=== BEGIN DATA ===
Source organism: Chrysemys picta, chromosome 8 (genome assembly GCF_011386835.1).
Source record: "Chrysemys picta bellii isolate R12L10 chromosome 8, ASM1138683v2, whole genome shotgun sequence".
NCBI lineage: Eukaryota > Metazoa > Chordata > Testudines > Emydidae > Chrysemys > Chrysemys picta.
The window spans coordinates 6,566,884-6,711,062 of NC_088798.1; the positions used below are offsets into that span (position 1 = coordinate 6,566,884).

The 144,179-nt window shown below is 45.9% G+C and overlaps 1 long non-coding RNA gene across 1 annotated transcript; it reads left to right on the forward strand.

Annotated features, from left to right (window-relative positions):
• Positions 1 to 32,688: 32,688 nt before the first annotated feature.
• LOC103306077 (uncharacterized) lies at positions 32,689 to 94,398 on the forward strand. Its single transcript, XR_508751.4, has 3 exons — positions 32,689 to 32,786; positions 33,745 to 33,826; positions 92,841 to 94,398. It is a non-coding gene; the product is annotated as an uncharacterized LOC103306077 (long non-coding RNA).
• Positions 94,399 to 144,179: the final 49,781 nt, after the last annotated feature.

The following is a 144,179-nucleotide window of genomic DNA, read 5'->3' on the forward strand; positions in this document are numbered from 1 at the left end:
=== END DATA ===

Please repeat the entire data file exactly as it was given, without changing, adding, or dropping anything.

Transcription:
Source organism: Chrysemys picta, chromosome 8 (genome assembly GCF_011386835.1).
Source record: "Chrysemys picta bellii isolate R12L10 chromosome 8, ASM1138683v2, whole genome shotgun sequence".
NCBI lineage: Eukaryota > Metazoa > Chordata > Testudines > Emydidae > Chrysemys > Chrysemys picta.
The window spans coordinates 6,566,884-6,711,062 of NC_088798.1; the positions used below are offsets into that span (position 1 = coordinate 6,566,884).

The 144,179-nt window shown below is 45.9% G+C and overlaps 1 long non-coding RNA gene across 1 annotated transcript; it reads left to right on the forward strand.

Annotated features, from left to right (window-relative positions):
• Positions 1 to 32,688: 32,688 nt before the first annotated feature.
• LOC103306077 (uncharacterized) lies at positions 32,689 to 94,398 on the forward strand. Its single transcript, XR_508751.4, has 3 exons — positions 32,689 to 32,786; positions 33,745 to 33,826; positions 92,841 to 94,398. It is a non-coding gene; the product is annotated as an uncharacterized LOC103306077 (long non-coding RNA).
• Positions 94,399 to 144,179: the final 49,781 nt, after the last annotated feature.

The following is a 144,179-nucleotide window of genomic DNA, read 5'->3' on the forward strand; positions in this document are numbered from 1 at the left end: